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United States v. Carter

United States District Court, D. Kansas

February 21, 2017

UNITED STATES OF AMERICA, Plaintiff,
v.
RIKO CARTER, Defendant. Civil Action No. 16-2598-KHV

          MEMORANDUM AND ORDER

          SCOTT W. SKAVDAHL, UNITED STATES DISTRICT JUDGE

         This matter is before the Court on defendant's Motion To Vacate, Set Aside, Or Correct Sentence Under 28 U.S.C. § 2255 By U.S.S.G. Amendment § 3B1.2 (ECF No. 1971). On October 14, 2016, the government filed a response. See Government's Response To Defendant's Motion To Vacate, Set Aside Or Correct Sentence Under 28 U.S.C. § 2255 By U.S.S.G. Amendment § 3B1.2 (ECF No. 1981). Defendant did not file a reply. For reasons stated below, the Court overrules defendant's motion.

         BACKGROUND

         On October 3, 2012, a grand jury charged Riko Carter and 51 other defendants with conspiracy to manufacture, to possess with intent to distribute and to distribute 280 grams or more of cocaine base and to possess with intent to distribute and to distribute five kilograms or more of a mixture and substance containing cocaine. See Second Superseding Indictment (ECF No. 402), Count 1. On May 28, 2013, Mr. Carter pled guilty. See Plea Agreement (ECF No. 671).

         At sentencing, the Court calculated a base offense level of 34 under U.S.S.G. § 2D1.1 based on a drug quantity of 2.75 kilograms of cocaine base. See Presentence Investigation Report (ECF No. 1131), ¶¶ 96, 100-01 (base offense level 34 for offense involving at least 840 grams but less than 2.8 kilograms of cocaine base under 2013 version of Guidelines). The Court added three levels under U.S.S.G. § 2D1.1(b)(1) because defendant possessed a dangerous weapon during the offense. See id., ¶ 102. The Court then subtracted three levels for defendant's acceptance of responsibility. See id., ¶¶ 108-09. Based on a criminal history category IV and a total offense level of 33, defendant's advisory guideline range was 188 to 235 months. See id., ¶ 152.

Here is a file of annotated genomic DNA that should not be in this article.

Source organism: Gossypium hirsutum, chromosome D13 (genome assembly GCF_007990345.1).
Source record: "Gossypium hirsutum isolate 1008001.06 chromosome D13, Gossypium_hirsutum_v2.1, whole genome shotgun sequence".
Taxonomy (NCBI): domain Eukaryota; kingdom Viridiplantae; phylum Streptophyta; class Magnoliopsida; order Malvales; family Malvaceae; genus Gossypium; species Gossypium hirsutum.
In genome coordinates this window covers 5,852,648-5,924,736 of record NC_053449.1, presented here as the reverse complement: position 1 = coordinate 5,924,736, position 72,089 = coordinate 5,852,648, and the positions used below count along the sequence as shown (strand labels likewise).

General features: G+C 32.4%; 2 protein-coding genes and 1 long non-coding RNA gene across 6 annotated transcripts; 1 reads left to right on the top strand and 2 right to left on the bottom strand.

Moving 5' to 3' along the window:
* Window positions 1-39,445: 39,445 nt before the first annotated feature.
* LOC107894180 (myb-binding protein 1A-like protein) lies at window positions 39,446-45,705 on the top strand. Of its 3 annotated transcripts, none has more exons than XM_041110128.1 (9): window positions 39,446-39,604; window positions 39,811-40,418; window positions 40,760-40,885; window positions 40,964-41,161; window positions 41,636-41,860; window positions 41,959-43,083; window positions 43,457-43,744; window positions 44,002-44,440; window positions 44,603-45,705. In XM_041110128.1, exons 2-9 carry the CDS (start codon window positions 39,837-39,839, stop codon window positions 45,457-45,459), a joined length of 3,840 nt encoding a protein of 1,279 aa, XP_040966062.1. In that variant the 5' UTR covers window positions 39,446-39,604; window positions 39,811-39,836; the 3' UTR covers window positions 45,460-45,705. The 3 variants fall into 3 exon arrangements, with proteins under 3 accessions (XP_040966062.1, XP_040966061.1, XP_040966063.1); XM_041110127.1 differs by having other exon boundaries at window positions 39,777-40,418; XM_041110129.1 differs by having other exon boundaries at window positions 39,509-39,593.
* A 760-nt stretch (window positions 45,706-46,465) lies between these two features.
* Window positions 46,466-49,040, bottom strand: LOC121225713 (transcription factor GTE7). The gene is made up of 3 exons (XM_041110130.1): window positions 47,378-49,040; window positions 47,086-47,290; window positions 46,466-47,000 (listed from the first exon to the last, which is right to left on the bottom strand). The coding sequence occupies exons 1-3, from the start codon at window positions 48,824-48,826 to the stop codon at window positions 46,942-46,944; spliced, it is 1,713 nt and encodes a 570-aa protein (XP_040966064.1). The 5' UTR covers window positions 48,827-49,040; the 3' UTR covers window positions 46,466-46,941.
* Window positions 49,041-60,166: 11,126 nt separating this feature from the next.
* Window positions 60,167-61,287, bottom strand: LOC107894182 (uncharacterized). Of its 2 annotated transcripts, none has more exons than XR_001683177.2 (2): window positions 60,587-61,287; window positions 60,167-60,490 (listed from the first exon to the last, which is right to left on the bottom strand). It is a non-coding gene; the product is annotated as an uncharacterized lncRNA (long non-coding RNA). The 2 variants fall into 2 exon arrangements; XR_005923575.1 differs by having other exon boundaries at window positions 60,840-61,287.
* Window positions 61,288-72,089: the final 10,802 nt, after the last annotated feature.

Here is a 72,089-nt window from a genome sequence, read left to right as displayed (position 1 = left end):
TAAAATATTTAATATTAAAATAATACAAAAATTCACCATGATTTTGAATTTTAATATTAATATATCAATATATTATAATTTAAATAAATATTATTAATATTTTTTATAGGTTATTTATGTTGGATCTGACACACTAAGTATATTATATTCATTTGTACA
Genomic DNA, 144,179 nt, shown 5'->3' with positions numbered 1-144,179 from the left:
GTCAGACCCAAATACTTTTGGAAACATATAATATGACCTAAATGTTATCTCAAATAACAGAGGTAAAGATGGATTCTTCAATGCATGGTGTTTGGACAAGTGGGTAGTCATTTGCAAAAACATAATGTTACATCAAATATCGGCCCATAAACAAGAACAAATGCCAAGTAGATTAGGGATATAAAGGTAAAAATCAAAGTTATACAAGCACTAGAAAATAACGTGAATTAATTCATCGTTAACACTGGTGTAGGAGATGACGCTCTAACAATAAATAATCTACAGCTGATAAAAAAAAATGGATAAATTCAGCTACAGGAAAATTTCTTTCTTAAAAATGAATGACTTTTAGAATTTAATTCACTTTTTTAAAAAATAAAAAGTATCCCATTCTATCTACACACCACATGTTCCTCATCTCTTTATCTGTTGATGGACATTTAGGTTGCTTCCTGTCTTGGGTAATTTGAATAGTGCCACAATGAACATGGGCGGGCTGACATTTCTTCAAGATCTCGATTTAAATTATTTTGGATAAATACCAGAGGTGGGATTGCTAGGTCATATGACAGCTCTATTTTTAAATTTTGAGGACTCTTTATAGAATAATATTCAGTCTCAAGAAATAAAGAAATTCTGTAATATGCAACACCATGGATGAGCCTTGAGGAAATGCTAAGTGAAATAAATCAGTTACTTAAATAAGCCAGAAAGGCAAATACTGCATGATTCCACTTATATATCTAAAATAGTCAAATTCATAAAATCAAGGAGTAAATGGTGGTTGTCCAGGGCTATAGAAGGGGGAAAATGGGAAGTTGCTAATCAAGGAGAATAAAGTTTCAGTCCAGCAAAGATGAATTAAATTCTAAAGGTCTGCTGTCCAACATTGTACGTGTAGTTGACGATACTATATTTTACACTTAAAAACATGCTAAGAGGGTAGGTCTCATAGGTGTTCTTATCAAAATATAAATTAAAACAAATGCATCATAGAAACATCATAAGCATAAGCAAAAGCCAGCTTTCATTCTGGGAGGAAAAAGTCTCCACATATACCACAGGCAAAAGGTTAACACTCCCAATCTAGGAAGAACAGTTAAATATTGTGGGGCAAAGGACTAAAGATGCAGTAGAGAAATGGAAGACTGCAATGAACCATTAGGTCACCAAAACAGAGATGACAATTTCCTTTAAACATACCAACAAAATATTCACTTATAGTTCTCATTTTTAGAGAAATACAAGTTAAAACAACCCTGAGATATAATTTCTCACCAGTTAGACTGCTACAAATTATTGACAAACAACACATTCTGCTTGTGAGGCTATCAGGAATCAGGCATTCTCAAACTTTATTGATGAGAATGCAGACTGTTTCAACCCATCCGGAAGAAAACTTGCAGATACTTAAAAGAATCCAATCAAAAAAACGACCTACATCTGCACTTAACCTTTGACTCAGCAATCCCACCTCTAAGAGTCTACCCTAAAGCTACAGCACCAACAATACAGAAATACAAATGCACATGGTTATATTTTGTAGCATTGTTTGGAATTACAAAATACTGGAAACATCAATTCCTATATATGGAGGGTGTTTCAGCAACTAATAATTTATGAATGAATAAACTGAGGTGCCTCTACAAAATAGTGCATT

On May 12, 2014, the undersigned judge, sitting by designation, sentenced Mr. Carter to 188 months in prison. See Judgment In A Criminal Case (ECF No. 1524) at 2. On June 8, 2015, in light of Amendment 782 to the Sentencing Guidelines, which reduced by two levels defendant's base offense level, the Honorable Kathryn H. Vratil reduced defendant's sentence to 151 months. See Order Regarding Motion For Sentence Reduction Pursuant To 18 U.S.C. § 3582(c)(2) (ECF No. 1785).

         On August 29, 2016, defendant filed a motion to vacate his sentence under 28 U.S.C. § 2255. Defendant asserts that under Amendment 794 to the Sentencing Guidelines, the Court should apply a mitigating role adjustment under Section 3B1.2 and resentence him to a term of 120 months, the statutory minimum term of imprisonment.[1]

         DISCUSSION

         The standard of review of Section 2255 petitions is quite stringent. The Court presumes that the proceedings which led to defendant's conviction were correct. See Klein v. United States, 880 F.2d 250, 253 (10th Cir. 1989).